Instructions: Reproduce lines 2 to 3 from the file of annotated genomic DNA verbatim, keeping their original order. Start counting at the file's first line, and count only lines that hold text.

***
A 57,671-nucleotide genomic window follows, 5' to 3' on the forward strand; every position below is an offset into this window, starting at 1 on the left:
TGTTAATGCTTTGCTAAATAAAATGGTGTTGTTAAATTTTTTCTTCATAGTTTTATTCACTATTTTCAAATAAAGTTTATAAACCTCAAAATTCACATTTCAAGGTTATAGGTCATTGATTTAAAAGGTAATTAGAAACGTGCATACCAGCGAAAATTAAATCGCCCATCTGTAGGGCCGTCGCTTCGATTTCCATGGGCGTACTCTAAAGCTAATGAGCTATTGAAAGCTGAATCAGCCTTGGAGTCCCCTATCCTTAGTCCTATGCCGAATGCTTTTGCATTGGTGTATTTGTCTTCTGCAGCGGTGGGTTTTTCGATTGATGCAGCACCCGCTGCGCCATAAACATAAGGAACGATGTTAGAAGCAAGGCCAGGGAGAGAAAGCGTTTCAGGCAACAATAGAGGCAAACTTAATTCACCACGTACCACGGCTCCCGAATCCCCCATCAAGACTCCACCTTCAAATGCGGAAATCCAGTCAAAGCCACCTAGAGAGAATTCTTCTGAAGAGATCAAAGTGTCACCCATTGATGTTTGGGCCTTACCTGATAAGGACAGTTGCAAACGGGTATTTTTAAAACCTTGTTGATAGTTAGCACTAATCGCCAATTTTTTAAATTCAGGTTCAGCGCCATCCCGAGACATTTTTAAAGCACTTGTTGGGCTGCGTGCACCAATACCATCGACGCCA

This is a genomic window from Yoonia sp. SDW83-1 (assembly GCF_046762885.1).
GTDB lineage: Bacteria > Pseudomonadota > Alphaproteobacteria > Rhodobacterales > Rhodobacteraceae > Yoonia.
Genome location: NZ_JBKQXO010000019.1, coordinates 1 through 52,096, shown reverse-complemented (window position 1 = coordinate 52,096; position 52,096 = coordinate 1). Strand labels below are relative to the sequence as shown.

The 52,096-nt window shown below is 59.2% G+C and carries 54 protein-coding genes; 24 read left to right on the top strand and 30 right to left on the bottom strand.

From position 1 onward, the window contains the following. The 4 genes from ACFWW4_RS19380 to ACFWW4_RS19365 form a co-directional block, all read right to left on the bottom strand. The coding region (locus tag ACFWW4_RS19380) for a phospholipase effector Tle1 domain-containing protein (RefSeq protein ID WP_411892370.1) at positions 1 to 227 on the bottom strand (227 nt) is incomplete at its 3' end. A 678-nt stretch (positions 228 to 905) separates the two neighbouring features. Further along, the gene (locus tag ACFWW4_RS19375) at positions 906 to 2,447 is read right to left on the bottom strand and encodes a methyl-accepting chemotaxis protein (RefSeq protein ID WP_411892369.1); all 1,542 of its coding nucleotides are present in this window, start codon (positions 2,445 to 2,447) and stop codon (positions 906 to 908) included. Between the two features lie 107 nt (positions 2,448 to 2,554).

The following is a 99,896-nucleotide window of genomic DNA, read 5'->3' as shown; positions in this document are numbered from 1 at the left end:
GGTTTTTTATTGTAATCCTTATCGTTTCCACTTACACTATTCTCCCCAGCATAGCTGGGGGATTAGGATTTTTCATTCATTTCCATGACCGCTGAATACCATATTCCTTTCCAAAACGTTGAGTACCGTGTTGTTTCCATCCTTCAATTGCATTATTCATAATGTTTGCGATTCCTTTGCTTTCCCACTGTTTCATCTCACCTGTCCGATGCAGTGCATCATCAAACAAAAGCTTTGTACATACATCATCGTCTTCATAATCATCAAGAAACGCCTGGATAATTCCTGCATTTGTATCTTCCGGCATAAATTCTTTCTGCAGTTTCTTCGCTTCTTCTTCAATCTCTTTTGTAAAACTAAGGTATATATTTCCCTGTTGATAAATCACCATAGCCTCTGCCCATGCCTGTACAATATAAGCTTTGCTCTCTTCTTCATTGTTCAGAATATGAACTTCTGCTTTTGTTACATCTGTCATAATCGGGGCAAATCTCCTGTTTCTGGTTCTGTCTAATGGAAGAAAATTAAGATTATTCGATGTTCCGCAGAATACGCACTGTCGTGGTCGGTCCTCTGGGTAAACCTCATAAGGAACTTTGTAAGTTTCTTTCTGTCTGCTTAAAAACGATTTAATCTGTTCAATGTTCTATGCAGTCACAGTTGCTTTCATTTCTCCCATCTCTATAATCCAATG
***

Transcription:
TGTTAATGCTTTGCTAAATAAAATGGTGTTGTTAAATTTTTTCTTCATAGTTTTATTCACTATTTTCAAATAAAGTTTATAAACCTCAAAATTCACATTTCAAGGTTATAGGTCATTGATTTAAAAGGTAATTAGAAACGTGCATACCAGCGAAAATTAAATCGCCCATCTGTAGGGCCGTCGCTTCGATTTCCATGGGCGTACTCTAAAGCTAATGAGCTATTGAAAGCTGAATCAGCCTTGGAGTCCCCTATCCTTAGTCCTATGCCGAATGCTTTTGCATTGGTGTATTTGTCTTCTGCAGCGGTGGGTTTTTCGATTGATGCAGCACCCGCTGCGCCATAAACATAAGGAACGATGTTAGAAGCAAGGCCAGGGAGAGAAAGCGTTTCAGGCAACAATAGAGGCAAACTTAATTCACCACGTACCACGGCTCCCGAATCCCCCATCAAGACTCCACCTTCAAATGCGGAAATCCAGTCAAAGCCACCTAGAGAGAATTCTTCTGAAGAGATCAAAGTGTCACCCATTGATGTTTGGGCCTTACCTGATAAGGACAGTTGCAAACGGGTATTTTTAAAACCTTGTTGATAGTTAGCACTAATCGCCAATTTTTTAAATTCAGGTTCAGCGCCATCCCGAGACATTTTTAAAGCACTTGTTGGGCTGCGTGCACCAATACCATCGACGCCA

This is a genomic window from Yoonia sp. SDW83-1 (assembly GCF_046762885.1).